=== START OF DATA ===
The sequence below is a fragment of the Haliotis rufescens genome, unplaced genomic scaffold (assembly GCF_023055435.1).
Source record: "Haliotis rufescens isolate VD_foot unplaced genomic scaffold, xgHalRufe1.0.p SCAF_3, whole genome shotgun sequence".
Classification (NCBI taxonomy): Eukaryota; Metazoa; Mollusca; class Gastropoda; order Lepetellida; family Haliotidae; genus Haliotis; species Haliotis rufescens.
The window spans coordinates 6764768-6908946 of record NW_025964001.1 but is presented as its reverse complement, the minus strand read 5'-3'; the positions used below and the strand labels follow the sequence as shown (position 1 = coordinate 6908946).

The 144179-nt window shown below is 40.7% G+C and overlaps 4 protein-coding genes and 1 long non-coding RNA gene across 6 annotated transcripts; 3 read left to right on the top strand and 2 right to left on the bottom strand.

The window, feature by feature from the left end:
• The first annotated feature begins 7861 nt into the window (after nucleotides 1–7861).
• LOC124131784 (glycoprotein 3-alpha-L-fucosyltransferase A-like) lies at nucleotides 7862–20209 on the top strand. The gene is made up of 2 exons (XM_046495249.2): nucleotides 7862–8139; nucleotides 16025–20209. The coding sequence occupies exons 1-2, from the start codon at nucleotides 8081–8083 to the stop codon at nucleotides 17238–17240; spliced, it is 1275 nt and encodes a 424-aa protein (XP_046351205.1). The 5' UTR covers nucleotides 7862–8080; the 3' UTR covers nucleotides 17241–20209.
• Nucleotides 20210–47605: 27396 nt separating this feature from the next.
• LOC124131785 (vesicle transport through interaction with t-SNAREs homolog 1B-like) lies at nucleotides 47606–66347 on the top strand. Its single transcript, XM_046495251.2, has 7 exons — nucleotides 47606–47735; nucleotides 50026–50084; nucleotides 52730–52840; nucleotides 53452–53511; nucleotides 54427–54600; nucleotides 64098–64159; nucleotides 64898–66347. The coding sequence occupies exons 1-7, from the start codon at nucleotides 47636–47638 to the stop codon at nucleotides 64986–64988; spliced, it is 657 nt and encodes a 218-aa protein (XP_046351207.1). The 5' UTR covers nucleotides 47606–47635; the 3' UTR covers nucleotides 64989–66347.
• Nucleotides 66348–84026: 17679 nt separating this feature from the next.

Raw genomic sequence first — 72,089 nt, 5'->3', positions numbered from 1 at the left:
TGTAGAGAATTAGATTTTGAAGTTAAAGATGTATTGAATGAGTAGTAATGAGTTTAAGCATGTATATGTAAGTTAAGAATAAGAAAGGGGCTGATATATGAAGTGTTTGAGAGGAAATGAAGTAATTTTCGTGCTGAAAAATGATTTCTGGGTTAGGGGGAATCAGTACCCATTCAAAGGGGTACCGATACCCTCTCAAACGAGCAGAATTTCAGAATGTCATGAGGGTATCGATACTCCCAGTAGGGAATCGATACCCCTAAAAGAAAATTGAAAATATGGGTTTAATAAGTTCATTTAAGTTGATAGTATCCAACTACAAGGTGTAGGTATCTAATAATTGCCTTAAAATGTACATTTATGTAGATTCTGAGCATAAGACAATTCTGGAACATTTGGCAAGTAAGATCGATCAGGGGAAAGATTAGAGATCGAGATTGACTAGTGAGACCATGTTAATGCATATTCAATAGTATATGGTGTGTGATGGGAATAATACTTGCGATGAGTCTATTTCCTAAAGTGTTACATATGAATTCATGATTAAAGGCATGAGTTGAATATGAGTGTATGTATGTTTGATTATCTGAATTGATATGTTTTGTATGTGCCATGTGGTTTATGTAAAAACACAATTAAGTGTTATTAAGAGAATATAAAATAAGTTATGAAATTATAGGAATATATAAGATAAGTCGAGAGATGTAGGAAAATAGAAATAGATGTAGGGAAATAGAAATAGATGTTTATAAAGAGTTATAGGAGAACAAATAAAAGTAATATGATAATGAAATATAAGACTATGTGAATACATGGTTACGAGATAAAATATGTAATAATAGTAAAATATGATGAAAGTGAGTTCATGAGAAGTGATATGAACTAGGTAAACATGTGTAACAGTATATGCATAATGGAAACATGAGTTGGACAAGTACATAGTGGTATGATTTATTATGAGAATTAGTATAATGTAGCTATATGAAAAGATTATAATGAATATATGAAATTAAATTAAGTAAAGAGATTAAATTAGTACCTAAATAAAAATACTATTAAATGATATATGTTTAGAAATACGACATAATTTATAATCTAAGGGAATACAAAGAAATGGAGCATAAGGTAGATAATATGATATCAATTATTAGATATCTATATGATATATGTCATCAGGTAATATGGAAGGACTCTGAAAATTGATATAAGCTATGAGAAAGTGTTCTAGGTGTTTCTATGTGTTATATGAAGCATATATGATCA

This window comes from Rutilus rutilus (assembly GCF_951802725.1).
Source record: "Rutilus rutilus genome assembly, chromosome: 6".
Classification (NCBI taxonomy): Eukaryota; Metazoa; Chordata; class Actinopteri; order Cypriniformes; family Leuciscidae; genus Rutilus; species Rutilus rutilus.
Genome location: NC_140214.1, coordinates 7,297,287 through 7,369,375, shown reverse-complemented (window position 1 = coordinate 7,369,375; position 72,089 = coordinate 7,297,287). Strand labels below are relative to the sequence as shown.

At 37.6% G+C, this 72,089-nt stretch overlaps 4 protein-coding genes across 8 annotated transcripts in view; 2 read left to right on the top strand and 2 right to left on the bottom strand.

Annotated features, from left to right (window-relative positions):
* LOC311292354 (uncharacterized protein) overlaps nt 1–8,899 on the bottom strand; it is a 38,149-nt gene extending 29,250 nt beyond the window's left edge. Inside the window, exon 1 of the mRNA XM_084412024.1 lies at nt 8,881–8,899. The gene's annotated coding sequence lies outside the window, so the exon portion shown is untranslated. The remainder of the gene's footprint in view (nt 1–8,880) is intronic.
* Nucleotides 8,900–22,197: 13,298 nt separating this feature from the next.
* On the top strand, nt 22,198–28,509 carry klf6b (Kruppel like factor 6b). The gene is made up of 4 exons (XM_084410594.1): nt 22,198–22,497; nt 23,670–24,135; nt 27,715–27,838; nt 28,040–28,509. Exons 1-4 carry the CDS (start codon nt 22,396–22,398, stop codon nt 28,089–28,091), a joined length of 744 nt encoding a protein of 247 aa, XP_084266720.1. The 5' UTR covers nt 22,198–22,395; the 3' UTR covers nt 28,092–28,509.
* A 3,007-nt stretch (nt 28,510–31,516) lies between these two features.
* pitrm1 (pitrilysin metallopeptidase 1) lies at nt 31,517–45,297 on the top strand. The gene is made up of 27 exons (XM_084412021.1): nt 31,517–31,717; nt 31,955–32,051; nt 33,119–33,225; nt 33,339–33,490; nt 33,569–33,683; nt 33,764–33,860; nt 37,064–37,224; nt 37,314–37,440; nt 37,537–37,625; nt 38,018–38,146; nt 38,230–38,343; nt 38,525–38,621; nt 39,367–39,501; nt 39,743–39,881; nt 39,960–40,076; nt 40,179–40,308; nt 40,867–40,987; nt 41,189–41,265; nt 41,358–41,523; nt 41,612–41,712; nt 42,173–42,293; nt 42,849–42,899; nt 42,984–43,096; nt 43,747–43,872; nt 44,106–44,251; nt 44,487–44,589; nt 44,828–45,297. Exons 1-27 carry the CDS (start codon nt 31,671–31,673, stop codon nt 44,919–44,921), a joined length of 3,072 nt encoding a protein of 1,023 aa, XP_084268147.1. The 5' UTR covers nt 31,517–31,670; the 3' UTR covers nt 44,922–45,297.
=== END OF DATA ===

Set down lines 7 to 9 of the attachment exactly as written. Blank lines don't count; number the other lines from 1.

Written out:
• The first annotated feature begins 7861 nt into the window (after nucleotides 1–7861).
• LOC124131784 (glycoprotein 3-alpha-L-fucosyltransferase A-like) lies at nucleotides 7862–20209 on the top strand. The gene is made up of 2 exons (XM_046495249.2): nucleotides 7862–8139; nucleotides 16025–20209. The coding sequence occupies exons 1-2, from the start codon at nucleotides 8081–8083 to the stop codon at nucleotides 17238–17240; spliced, it is 1275 nt and encodes a 424-aa protein (XP_046351205.1). The 5' UTR covers nucleotides 7862–8080; the 3' UTR covers nucleotides 17241–20209.
• Nucleotides 20210–47605: 27396 nt separating this feature from the next.